Is progressive patriotism possible?

27th January 2020

Armed Forces

UK Armed Forces – not to be criticised….

The idea of progressive patriotism is being raised as one of the issues the Left needs to grapple with following Labour’s General Election defeat in December last year.  It is certainly the case that by the measure of patriotism used by the BBC and right wing media, Labour in general, and Jeremy Corbyn in particular, do not measure up.

The new patriotism test, against which Labour fails, has evolved by degrees following the defeat of the Soviet Union; the post 9/11 war on terror, resulting in UK troops being deployed following UK backing for the US invasion of Iraq; the deployment of UK troops, supporting the US once again in the unwinnable war in Afghanistan; and the four years long commemoration of the centenary of the First World War.

Replacing the International Workers’ Day May Day Bank Holiday, with an 8th May Bank Holiday to mark 75 years since the end of World War 2, is just the latest occasion to glorify the armed forces.  It is ironic that across much of Europe both 1st May and the 8th May, marking the end of WW2 and the defeat of fascism, have been public holidays for many years, the two not being seen in opposition to each other.

The UK was in a different position to much of Europe as World War 2 approached.  The British Empire was still a tangible reality and the ruling class were desperate to keep it that way. The role of the UK in colluding with the Nazis in their re-armament programme; the free hand given  to the German and Italian invaders of Spain in the so called Civil War (1936-39), due to the policy of non-intervention; and the desire to see either Japan, Germany, or both, attack the Soviet Union, are conveniently airbrushed out of the popular histories of the 1930’s and the build up to war.

On the contrary, the popular assumption is that Britain won the war, which in one sense it did but not without the help of allies in the United States and more significantly, in terms of damage done to the Nazis, the Soviet Union.

In the bid to win hearts and minds in Labour’s traditional heartlands these historical facts will not cut any ice.  By the same token, in getting rid of Saddam Hussein, Colonel Qaddafi and tackling the Taliban, ‘our boys’ have been doing their bit to keep the free world safe.  The reality for many working class communities is that ‘our boys’, and increasingly girls, are just that, family members who have signed up to the armed forces as the best career option, in areas where the run down of manufacturing and the public sector have gone hand in hand to create virtual ghost towns.

The winning of hearts and minds on the Left has for too long focussed upon the second part of that equation.   For example, it is altogether rational to equate the estimated £150 billion cost of renewing Trident nuclear submarines with so many roads, schools or hospitals which could be built instead.  When the response to that however, is that scrapping Trident will leave us defenceless, it is clear that the debate is not necessarily about the rational.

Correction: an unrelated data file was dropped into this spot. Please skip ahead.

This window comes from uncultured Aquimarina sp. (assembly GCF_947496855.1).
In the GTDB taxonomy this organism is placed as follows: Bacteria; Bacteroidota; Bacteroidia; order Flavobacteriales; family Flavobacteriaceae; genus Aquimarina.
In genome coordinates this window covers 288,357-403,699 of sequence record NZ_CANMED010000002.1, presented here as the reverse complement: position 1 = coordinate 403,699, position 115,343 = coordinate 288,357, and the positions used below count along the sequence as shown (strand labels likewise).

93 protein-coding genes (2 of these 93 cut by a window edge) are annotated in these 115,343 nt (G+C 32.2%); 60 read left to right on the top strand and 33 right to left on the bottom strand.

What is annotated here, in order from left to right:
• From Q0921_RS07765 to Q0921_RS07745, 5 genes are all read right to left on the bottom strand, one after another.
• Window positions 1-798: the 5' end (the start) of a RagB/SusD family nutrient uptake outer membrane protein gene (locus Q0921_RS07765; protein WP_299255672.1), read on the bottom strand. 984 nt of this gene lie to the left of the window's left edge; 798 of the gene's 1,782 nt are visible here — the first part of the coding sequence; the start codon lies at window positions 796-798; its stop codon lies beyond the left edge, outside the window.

While it is intellectually self evident that Trident weapons will not stop someone in a suicide vest,  a cyber attack or a knife wielder on London Bridge, there is still a strong emotional appeal for many in the idea of a ‘strong’ defence of the UK and that includes nuclear weapons, with all of the international status and prestige they confer.

In the North East of England, one of the areas hardest hit by the Tories’ austerity programme, traditional Labour seats tumbled in the 2019 election.  Labour’s ambivalent position on Brexit was undoubtedly a factor.  The unpopularity of Jeremy Corbyn came high on the list of reasons not to vote Labour.  Why was Corbyn so unpopular?  Scratch the surface for many North East voters and it was not the Labour programme or the issue of anti-Semitism, it was that Corbyn was perceived as ‘unpatriotic’.  The drip feed smear campaign of the right wing press and BBC had made an impact.  Combined with the other factors undermining Labour’s position, it proved fatal.

Whether progressive patriotism is the right phrase or not the Left needs to reassess how it projects its position in relation to the armed forces.  That does not mean simply playing to the lowest common denominator.  It could mean redirecting some of the projected spend for Trident into conventional forces, while still retaining some for socially useful production.  One or two Generals may even be persuaded to back such a position.

The commitment to peace is so deeply engrained in many on the Left that voicing any support for the armed forces may seem anathema.  However, a socialist Britain will still need to retain some form of defence capability.  In the longer term it need not be deployed in support of adventurist US wars.  It need not be a vehicle to shore up the post colonial ambitions and greed of the minority.  It need not be allied to NATO.

If the Left is even to get close to these possibilities it needs to be thinking now about its own strategy for the military and how we build bridges to neutralise the ‘anti-patriotic’ smear campaigns in the meantime.



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